|Don Macdonald kayaking down the face of a huge rolling wave crashing down on Doug McConnell|
Jan 4, 2017
It's a few months since escorting Doug McConnell (A Long Swim) across the Molokai Channel, better known as the Ka’iwi Channel (or Channel of Bones) separating the islands of Molokai and Oahu.
Stretching 26 miles (42 kilometers) and plunging to a depth of 2,300 feet (701 meters), the Ka’iwi Channel has the reputation as one of the world’s most treacherous bodies of water.
Leaving at midnight in pitch black inky warm, with not even a house light from shore, we shoved off from shore Doug's red and green safety lights blinking away as the only visual contact between us, stars shining so bright I felt like Christopher Columbus knowing ahead there was an island yet to reveal itself after 18 hours of sun drenched paddling.
I knew that each human powered race across the Channel of Bones is regarded worldwide as the crowning achievement of the sport and it doesn’t give up easily.
Some 16 hours later, after calm seas and great swimming, mother nature unleashed strong winds following behind a tropical depression driving the seas to 12 foot. The escort boat with a fly bridge would dip down in the trough ahead of us and disappear completely.
As evening fell, it became apparent mother nature had won this day. I leaned over to Doug and said ‘you have to let it go’, your sister and dad will understand and prefer you come home safe. I find in these swims when every ounce of energy is depleted and you are mentally destroyed, you must help swimmers (who are in a depressed state) to make these decisions with little coaching comments and suggestions to allow them to come to the right (and safest) decision. We abandoned the swim within a 1/2 mile of shore but facing jagged black rock walls, 10-foot surf to come ashore and darkness once again.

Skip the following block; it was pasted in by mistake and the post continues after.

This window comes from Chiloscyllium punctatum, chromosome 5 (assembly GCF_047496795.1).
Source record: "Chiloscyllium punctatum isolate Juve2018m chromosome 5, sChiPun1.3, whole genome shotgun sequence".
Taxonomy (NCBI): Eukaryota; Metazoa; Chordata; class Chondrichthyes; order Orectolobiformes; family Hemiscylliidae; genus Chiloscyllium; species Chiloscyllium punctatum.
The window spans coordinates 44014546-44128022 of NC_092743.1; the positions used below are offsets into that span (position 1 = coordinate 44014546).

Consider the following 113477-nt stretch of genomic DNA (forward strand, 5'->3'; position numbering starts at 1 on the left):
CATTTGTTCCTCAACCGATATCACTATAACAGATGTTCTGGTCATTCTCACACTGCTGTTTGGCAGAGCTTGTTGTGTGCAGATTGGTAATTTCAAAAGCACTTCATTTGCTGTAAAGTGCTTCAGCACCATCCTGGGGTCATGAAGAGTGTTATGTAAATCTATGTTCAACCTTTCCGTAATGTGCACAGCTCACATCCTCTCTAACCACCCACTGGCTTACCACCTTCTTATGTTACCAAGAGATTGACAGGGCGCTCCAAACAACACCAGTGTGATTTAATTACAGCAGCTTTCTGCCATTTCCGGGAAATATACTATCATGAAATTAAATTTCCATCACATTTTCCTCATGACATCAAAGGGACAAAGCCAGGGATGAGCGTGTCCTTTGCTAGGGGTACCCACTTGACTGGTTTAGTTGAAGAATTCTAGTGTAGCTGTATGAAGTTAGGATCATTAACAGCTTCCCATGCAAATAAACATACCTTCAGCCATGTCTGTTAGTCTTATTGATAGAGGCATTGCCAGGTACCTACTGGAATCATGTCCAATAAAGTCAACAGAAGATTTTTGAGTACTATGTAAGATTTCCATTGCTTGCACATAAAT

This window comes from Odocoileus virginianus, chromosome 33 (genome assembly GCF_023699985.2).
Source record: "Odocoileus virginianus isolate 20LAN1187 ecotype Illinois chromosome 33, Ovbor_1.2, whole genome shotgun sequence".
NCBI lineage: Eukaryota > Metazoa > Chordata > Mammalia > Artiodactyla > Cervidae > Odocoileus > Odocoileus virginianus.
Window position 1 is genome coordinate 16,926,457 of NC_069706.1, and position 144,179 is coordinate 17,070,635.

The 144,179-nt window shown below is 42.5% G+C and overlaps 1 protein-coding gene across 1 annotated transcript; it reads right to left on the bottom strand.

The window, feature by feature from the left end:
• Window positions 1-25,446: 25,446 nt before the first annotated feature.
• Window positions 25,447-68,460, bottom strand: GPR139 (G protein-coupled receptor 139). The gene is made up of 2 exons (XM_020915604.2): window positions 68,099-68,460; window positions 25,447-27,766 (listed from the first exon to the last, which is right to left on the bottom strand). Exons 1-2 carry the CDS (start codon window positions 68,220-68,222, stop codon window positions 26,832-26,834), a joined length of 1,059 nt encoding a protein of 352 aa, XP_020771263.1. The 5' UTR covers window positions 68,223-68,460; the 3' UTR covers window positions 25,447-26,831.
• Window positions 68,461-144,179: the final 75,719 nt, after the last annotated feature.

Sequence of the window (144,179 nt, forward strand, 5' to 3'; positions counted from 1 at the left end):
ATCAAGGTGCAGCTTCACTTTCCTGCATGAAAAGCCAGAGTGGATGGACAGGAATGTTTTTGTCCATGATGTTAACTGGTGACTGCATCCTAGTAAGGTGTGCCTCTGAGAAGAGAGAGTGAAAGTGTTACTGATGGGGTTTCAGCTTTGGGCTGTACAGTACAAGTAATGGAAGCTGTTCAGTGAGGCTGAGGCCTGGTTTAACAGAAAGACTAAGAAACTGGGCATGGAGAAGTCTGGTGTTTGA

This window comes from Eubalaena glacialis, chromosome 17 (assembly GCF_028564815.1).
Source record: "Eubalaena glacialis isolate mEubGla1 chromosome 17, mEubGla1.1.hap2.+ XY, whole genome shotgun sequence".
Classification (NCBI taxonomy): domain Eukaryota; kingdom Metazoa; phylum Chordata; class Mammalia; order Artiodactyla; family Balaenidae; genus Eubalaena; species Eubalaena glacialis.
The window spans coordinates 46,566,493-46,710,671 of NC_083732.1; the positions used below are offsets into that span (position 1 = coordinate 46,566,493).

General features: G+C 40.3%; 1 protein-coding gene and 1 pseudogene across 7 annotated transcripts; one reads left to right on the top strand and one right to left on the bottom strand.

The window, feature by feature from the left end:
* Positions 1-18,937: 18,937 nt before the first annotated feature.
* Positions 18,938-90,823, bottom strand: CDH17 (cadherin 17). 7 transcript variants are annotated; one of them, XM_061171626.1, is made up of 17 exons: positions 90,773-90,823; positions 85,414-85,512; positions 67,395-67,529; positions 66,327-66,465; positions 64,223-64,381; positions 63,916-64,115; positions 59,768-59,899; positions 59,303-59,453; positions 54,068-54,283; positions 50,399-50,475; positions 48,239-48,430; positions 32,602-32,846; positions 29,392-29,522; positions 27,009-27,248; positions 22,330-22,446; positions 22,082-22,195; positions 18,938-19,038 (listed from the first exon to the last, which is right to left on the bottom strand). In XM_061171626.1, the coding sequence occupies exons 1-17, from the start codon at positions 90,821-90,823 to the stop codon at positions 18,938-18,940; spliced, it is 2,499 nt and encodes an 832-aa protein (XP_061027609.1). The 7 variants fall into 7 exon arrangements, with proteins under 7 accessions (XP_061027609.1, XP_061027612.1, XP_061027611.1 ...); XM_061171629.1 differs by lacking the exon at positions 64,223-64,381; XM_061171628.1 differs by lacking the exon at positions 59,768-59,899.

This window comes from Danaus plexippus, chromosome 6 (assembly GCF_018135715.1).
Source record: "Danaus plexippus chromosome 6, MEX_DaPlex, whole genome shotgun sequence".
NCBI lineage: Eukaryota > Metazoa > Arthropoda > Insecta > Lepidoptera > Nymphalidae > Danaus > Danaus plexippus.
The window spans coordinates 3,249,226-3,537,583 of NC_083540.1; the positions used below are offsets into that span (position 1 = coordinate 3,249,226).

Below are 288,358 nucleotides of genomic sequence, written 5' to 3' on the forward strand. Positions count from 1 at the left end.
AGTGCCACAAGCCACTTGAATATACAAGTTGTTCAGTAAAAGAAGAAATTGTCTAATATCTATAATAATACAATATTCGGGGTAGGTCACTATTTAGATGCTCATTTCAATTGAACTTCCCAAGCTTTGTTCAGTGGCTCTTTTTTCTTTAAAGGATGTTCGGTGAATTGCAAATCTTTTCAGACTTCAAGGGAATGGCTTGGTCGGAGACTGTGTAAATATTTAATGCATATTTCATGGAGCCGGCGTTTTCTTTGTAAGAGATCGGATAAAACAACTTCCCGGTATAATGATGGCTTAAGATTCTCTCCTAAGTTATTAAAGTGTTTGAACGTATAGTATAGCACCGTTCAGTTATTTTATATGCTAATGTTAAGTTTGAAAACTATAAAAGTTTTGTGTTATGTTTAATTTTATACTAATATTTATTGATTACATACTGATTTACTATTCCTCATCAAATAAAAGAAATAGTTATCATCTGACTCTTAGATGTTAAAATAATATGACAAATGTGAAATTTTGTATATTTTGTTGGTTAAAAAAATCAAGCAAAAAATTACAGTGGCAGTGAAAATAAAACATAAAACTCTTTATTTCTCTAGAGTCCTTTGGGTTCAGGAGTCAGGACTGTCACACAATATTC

Before we left, I reflected on some recent history which left an impression and one that would live up to its reputation. The tragic loss of Hawaiian big-wave rider and waterman Eddie Aikau in the Ka’iwi Channel during the 1978 Polynesian voyage of the Hokule’a sailing canoe added to the mystique and revered power of the channel. After gale force winds and 30-foot swells disabled the Hokule’a, Aikau left the ship on his rescue paddle board to seek help for his stranded crew mates. His body and board were never found. Paddling has been a part of Hawaiian heritage since early Polynesians navigated thousands of miles of open ocean guided by nothing more than currents, wind and stars. Double-hulled sailing canoes were used to cover longer distances and single-hull outrigger canoes covered shorter, inter-island distances.
I am sure we will be back and if mother nature allows, we will be standing on the Oahu shore.